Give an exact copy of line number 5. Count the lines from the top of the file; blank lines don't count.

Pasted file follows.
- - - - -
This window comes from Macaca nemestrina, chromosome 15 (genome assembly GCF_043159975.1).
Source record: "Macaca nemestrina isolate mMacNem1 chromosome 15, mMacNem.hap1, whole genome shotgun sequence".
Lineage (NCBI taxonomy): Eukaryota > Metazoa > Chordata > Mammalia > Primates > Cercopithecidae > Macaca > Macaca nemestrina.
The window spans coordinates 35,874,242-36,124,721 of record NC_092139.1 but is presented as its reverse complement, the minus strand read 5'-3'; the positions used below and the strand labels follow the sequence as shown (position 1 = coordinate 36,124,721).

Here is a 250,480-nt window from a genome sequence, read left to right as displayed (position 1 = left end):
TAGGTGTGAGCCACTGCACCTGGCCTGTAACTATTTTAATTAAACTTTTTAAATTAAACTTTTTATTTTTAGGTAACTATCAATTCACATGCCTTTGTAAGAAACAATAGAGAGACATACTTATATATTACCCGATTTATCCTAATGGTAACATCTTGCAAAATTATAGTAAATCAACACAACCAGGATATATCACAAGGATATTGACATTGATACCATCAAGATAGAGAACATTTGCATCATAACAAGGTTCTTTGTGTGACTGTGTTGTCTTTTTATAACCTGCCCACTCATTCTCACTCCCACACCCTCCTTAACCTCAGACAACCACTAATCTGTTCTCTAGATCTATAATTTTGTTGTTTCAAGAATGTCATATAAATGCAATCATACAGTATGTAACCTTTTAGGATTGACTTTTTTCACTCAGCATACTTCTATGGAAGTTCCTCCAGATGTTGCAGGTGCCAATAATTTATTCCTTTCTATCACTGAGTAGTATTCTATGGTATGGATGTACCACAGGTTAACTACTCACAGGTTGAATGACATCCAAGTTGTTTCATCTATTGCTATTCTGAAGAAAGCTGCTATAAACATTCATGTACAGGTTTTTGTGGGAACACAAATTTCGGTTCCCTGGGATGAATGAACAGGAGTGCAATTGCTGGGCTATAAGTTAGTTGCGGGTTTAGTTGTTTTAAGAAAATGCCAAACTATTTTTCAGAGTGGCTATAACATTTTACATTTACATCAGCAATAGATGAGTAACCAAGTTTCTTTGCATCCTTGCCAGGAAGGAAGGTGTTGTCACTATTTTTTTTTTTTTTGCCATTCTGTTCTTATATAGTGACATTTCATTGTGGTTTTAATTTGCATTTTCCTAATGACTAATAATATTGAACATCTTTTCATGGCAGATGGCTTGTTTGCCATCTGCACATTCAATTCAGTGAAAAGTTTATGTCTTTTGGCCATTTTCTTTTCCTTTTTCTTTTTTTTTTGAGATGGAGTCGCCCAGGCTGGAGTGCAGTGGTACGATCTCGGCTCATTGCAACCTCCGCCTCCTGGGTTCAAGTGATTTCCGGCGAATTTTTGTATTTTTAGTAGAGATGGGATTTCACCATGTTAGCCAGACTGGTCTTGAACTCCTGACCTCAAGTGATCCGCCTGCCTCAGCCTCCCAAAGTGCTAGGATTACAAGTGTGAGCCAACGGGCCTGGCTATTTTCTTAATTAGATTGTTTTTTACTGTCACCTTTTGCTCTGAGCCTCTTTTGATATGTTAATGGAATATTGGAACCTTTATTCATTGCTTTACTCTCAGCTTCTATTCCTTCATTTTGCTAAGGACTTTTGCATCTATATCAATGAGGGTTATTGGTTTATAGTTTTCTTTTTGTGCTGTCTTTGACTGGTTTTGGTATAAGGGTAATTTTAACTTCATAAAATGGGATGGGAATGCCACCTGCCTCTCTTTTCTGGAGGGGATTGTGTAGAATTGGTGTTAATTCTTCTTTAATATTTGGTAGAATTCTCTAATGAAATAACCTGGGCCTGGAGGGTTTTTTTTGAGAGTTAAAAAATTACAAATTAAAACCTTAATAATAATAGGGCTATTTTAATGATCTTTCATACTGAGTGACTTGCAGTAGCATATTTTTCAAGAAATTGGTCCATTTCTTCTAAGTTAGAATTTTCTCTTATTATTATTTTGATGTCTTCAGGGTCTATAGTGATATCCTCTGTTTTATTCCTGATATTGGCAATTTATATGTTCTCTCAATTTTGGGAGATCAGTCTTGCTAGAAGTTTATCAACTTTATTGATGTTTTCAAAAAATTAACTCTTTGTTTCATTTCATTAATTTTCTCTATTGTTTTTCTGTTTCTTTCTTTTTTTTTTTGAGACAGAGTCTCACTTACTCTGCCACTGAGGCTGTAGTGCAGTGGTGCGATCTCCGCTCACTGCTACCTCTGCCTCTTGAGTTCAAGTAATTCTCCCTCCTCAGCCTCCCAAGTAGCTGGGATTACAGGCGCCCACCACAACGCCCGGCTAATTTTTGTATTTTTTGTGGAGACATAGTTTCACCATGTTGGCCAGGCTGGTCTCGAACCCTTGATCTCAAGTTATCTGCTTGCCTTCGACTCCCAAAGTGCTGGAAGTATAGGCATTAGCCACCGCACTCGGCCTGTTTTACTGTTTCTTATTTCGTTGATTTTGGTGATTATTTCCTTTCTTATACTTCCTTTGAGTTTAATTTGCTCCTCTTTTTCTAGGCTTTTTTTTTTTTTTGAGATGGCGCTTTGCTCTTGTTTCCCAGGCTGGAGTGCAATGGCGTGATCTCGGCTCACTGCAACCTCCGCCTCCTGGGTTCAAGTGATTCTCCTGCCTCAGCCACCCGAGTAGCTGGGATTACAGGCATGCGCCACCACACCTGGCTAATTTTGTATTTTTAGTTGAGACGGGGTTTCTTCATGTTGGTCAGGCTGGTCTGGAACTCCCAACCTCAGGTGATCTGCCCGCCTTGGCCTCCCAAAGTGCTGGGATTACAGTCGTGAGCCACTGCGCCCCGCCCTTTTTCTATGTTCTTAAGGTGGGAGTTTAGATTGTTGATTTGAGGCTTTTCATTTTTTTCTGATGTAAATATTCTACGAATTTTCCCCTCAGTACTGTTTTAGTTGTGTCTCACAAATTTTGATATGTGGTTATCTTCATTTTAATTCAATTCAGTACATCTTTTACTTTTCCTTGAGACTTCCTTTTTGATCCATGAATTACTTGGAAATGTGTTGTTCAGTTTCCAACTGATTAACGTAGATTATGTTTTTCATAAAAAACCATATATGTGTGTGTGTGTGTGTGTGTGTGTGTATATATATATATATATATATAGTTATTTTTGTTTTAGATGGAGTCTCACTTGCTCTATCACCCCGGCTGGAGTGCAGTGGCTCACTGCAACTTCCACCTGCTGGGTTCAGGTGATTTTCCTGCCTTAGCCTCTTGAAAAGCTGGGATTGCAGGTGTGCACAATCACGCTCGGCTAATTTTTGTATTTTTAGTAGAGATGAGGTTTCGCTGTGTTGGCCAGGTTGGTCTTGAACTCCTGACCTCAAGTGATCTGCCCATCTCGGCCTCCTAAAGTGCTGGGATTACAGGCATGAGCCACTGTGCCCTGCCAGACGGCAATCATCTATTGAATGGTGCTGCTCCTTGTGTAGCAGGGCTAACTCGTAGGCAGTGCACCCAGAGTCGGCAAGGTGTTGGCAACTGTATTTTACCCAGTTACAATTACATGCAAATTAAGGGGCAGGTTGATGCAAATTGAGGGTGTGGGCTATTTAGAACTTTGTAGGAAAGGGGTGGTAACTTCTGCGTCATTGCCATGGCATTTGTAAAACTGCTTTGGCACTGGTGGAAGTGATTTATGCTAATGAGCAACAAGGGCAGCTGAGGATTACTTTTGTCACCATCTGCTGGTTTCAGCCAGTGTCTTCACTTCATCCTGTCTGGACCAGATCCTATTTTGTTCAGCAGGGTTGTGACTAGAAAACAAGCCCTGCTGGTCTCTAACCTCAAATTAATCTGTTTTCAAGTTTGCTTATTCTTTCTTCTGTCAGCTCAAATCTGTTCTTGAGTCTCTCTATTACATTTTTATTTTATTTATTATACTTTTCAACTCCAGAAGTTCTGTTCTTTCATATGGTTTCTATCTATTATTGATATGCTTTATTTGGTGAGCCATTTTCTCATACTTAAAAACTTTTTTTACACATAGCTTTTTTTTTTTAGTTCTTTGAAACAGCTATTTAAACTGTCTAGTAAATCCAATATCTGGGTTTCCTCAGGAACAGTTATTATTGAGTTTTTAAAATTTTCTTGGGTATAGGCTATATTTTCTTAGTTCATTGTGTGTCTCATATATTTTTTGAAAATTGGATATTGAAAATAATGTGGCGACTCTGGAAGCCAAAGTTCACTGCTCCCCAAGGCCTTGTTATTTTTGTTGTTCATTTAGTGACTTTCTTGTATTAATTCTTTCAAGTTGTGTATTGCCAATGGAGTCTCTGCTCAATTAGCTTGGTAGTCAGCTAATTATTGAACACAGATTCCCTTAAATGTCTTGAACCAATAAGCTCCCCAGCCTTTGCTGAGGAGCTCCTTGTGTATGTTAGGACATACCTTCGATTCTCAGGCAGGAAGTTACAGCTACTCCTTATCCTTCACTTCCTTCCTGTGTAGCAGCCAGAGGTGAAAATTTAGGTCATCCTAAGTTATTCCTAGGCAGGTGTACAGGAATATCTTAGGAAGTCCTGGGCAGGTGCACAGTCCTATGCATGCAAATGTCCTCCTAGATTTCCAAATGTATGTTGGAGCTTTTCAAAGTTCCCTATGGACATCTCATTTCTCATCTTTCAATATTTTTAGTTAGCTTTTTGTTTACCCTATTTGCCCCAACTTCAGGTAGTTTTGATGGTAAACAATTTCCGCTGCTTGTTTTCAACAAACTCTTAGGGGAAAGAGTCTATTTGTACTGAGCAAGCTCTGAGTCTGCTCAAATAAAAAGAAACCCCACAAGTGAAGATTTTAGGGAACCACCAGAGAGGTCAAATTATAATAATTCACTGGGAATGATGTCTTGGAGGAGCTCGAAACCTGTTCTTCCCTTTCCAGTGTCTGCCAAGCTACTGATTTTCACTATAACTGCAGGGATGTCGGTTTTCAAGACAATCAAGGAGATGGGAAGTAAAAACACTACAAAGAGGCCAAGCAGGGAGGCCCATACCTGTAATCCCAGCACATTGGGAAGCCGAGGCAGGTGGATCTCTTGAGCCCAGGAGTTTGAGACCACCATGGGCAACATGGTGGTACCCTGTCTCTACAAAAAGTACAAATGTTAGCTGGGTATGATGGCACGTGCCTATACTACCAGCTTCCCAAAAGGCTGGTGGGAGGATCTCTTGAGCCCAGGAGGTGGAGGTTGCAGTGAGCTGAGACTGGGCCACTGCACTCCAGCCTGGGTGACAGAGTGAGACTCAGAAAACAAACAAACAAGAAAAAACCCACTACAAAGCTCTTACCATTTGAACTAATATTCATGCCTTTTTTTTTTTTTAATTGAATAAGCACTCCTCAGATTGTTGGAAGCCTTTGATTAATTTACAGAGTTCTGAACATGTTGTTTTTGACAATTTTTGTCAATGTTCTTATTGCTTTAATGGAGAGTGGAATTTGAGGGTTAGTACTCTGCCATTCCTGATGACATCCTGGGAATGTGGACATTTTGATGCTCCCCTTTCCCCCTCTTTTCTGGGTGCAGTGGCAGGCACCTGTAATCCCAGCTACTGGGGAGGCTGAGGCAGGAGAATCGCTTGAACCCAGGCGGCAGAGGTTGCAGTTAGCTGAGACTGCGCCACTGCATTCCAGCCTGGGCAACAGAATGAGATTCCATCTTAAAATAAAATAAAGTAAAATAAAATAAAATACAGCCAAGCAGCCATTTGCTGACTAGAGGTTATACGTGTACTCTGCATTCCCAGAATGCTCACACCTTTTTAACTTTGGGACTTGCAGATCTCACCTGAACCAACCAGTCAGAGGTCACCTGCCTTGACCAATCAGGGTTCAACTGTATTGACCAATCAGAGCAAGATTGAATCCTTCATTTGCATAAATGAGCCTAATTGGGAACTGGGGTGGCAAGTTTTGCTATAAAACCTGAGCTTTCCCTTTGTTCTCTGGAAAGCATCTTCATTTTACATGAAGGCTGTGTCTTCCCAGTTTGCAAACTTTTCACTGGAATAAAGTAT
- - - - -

Here is a 250,480-nt window from a genome sequence, read left to right as displayed (position 1 = left end):